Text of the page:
Following its well-received nationwide premiere on June 4, 2019, Ron Howard’s Pavarotti, the documentary of the life of the operatic tenor, Luciano Pavarotti will hit theaters this weekend.
Even if you’ve never listened to or seen one of his performances, chances are you’re familiar with the venerable Italian operatic tenor Luciano Pavarotti, who brought audiences worldwide to tears of joy with his gift. Howard worked with the Pavarotti’s estate using family archives, interviews, and the various live music footage.
Pavarotti was born in Modena, Italy, the son of Fernando and Adele. His father was an amateur tenor in addition to being a baker and his recordings were the basis for young Luciano’s understudy. Showing the level of detail in which the production went to find archival information on Pavarotti’s beginnings they found a photo from 1955 featuring father and son, together, as members of the Corale Rossini, a male voice choir.
Family is central to Pavarotti as it was to the man himself. Much like the operas he performed, his life was full of drama, but never sadness. If anything, Pavarotti goes to great lengths to demonstrate that he was always filled with positivity and that oozed out into everything he did.
The people, his family, that he left behind, though respectful and full of admiration, expressed sadness; in part because everyone he touched, even his children, were mesmerized with his tenacity for the love he gave.
As the documentary delves into his family and personal life, Pavarotti explores the idea that no one thing was ever enough for this larger-than-life personality. That included an interlude with not one, but two assistants. The story does not condemn Pavarotti for his indiscretions, but rather, it explains it as a need for a younger companion in his life. This, in addition to the wife that bore his three daughters.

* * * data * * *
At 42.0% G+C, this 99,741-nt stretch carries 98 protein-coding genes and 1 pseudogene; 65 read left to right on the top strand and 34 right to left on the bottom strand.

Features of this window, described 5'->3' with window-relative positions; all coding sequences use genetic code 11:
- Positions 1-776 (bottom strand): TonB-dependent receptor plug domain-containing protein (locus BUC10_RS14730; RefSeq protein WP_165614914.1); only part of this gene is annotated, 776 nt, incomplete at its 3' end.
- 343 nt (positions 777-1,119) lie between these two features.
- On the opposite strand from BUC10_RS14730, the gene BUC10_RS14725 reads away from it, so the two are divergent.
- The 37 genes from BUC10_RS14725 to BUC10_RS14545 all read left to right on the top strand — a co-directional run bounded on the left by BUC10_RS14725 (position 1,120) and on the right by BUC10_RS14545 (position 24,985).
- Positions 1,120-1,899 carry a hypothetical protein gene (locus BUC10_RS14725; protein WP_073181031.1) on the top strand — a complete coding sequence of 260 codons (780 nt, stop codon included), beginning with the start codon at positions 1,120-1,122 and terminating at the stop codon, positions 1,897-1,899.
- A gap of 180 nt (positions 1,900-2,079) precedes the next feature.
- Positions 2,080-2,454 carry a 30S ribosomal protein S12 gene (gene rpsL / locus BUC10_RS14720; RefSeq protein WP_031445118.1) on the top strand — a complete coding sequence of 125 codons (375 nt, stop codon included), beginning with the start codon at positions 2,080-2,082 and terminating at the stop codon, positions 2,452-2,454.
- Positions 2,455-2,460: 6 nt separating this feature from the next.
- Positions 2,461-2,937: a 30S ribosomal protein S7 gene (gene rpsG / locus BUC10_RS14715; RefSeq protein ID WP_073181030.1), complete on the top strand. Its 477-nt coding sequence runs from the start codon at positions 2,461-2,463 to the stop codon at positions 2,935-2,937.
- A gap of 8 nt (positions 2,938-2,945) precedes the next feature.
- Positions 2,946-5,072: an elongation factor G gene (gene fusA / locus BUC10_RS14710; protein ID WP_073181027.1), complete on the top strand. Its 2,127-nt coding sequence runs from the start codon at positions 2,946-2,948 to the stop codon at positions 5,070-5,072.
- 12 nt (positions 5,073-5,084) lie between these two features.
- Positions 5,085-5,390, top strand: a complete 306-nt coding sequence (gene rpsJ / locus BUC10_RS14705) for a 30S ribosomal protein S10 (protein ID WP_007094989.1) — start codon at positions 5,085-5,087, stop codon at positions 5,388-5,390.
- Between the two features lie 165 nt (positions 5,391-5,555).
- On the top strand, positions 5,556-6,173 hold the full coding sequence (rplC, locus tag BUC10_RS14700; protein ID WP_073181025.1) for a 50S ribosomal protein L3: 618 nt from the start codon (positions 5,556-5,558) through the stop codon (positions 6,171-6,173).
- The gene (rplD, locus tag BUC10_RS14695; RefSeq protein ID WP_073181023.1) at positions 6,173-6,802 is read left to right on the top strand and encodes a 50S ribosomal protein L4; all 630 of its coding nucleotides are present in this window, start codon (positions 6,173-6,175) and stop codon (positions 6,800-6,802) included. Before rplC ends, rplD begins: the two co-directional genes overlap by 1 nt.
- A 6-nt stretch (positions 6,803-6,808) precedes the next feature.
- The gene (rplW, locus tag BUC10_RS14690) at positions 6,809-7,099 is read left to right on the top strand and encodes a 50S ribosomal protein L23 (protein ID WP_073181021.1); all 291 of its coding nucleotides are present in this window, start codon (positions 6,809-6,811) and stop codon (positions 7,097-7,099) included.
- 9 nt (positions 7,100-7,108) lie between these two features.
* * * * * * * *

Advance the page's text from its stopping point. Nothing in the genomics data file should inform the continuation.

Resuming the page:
Howard doesn’t dwell on this as much as he weaves it into the larger picture that was Pavarotti. He was always seeking the next thing, to keep himself fresh and sharp. Through interviews with managers and with his contemporaries, we learned of his efforts to make himself an international sensation.
Three highlights from the documentary include the time he visited China; to have seen that audience light up when they heard opera for the first time was simply sensational. The second was from the first Three Tenors performance right before the World Cup. You could see the competition between the three maestros between Pavarotti, Placido Domingo, and Jose Carerras, but like Pavarotti, it was playful. The first piece was magnificent, but the three of them got the idea to perform an original piece and it was magical.
The third was Pavarotti’s collaboration with Bono and U2 for their “Miss Sarajevo” performance in 1993. Bono, who was interviewed for this documentary, was blunt about his love for Pavarotti and candid in his desire to not want to collaborate with him at first. It was a beautiful friendship and marriage of rock and opera.
There’s a joke from the 1986 film Running Scared that ran through my mind during this film: “Italians don’t get divorced. It’s a sin. They’re just not together.” Nothing could better sum up Ron Howard’s take as this maestro organically composes the tragedy in the third act.
Not only had Pavarotti fallen in love with his assistant, Nicoletta Mantovani, but the tabloids had caught them on holiday. Once word spread of the infidelity, his family life had broken apart and public support for Pavarotti in Italy had begun to fall. Eventually, Pavarotti divorced his wife, and married his assistant.
Even through all of the later life tragedy, and his prognosis with pancreatic cancer, Pavarotti was still full of determination to beat it. He was positive to the end. There were no hard feelings between family members; only love.
As I was writing this review, an interesting coincidence occurred to me: Pavarotti had the same gift for opera as Elton John did for classical music, both at such a young age.
Just as Rocketman beautifully depicted John’s ascent, so too does Ron Howard’s Pavarotti. It’s a documentary for the ages.
Pavarotti is rated PG-13 and is now in theaters. Images courtesy of CBS Films/Fathom Events.